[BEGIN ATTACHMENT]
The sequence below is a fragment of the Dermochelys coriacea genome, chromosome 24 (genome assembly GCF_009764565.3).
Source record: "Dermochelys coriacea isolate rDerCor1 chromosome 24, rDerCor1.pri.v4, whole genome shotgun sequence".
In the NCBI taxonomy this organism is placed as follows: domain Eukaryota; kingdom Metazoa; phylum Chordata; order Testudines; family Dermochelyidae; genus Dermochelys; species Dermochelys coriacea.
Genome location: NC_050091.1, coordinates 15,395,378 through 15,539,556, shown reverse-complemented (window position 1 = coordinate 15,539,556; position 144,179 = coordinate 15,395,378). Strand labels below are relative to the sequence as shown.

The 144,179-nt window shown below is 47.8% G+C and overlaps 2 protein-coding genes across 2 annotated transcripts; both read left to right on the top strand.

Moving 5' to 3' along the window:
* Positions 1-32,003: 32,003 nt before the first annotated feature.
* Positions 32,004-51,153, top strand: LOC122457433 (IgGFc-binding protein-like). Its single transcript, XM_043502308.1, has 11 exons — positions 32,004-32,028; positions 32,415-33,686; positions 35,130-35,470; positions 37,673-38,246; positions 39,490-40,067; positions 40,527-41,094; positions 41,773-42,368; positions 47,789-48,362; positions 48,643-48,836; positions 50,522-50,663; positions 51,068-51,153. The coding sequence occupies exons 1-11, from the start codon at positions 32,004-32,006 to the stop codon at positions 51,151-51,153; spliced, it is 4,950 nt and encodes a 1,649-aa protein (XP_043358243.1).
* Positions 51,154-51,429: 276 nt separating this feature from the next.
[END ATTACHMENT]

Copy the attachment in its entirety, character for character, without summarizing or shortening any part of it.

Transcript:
The sequence below is a fragment of the Dermochelys coriacea genome, chromosome 24 (genome assembly GCF_009764565.3).
Source record: "Dermochelys coriacea isolate rDerCor1 chromosome 24, rDerCor1.pri.v4, whole genome shotgun sequence".
In the NCBI taxonomy this organism is placed as follows: domain Eukaryota; kingdom Metazoa; phylum Chordata; order Testudines; family Dermochelyidae; genus Dermochelys; species Dermochelys coriacea.
Genome location: NC_050091.1, coordinates 15,395,378 through 15,539,556, shown reverse-complemented (window position 1 = coordinate 15,539,556; position 144,179 = coordinate 15,395,378). Strand labels below are relative to the sequence as shown.

The 144,179-nt window shown below is 47.8% G+C and overlaps 2 protein-coding genes across 2 annotated transcripts; both read left to right on the top strand.

Moving 5' to 3' along the window:
* Positions 1-32,003: 32,003 nt before the first annotated feature.
* Positions 32,004-51,153, top strand: LOC122457433 (IgGFc-binding protein-like). Its single transcript, XM_043502308.1, has 11 exons — positions 32,004-32,028; positions 32,415-33,686; positions 35,130-35,470; positions 37,673-38,246; positions 39,490-40,067; positions 40,527-41,094; positions 41,773-42,368; positions 47,789-48,362; positions 48,643-48,836; positions 50,522-50,663; positions 51,068-51,153. The coding sequence occupies exons 1-11, from the start codon at positions 32,004-32,006 to the stop codon at positions 51,151-51,153; spliced, it is 4,950 nt and encodes a 1,649-aa protein (XP_043358243.1).
* Positions 51,154-51,429: 276 nt separating this feature from the next.